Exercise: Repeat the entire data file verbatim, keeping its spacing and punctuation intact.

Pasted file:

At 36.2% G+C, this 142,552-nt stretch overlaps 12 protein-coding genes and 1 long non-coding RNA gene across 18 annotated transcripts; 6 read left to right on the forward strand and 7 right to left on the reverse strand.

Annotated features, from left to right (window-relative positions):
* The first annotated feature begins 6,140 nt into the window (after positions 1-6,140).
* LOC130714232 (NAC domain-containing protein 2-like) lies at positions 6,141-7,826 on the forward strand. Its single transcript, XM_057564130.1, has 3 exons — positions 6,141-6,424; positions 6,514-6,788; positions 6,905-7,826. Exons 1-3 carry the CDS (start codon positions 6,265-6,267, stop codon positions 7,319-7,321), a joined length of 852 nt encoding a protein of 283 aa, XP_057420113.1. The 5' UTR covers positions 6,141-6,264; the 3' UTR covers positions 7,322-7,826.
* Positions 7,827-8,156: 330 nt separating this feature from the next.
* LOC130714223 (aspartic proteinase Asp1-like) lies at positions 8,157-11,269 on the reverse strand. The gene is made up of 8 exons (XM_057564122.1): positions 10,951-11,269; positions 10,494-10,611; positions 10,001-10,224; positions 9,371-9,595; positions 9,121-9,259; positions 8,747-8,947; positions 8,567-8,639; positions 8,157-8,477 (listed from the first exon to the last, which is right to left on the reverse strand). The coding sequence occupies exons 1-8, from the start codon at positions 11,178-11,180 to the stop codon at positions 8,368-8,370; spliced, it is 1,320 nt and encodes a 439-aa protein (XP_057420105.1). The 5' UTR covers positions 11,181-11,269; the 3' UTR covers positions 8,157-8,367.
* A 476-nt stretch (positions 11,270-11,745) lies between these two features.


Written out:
At 36.2% G+C, this 142,552-nt stretch overlaps 12 protein-coding genes and 1 long non-coding RNA gene across 18 annotated transcripts; 6 read left to right on the forward strand and 7 right to left on the reverse strand.

Annotated features, from left to right (window-relative positions):
* The first annotated feature begins 6,140 nt into the window (after positions 1-6,140).
* LOC130714232 (NAC domain-containing protein 2-like) lies at positions 6,141-7,826 on the forward strand. Its single transcript, XM_057564130.1, has 3 exons — positions 6,141-6,424; positions 6,514-6,788; positions 6,905-7,826. Exons 1-3 carry the CDS (start codon positions 6,265-6,267, stop codon positions 7,319-7,321), a joined length of 852 nt encoding a protein of 283 aa, XP_057420113.1. The 5' UTR covers positions 6,141-6,264; the 3' UTR covers positions 7,322-7,826.
* Positions 7,827-8,156: 330 nt separating this feature from the next.
* LOC130714223 (aspartic proteinase Asp1-like) lies at positions 8,157-11,269 on the reverse strand. The gene is made up of 8 exons (XM_057564122.1): positions 10,951-11,269; positions 10,494-10,611; positions 10,001-10,224; positions 9,371-9,595; positions 9,121-9,259; positions 8,747-8,947; positions 8,567-8,639; positions 8,157-8,477 (listed from the first exon to the last, which is right to left on the reverse strand). The coding sequence occupies exons 1-8, from the start codon at positions 11,178-11,180 to the stop codon at positions 8,368-8,370; spliced, it is 1,320 nt and encodes a 439-aa protein (XP_057420105.1). The 5' UTR covers positions 11,181-11,269; the 3' UTR covers positions 8,157-8,367.
* A 476-nt stretch (positions 11,270-11,745) lies between these two features.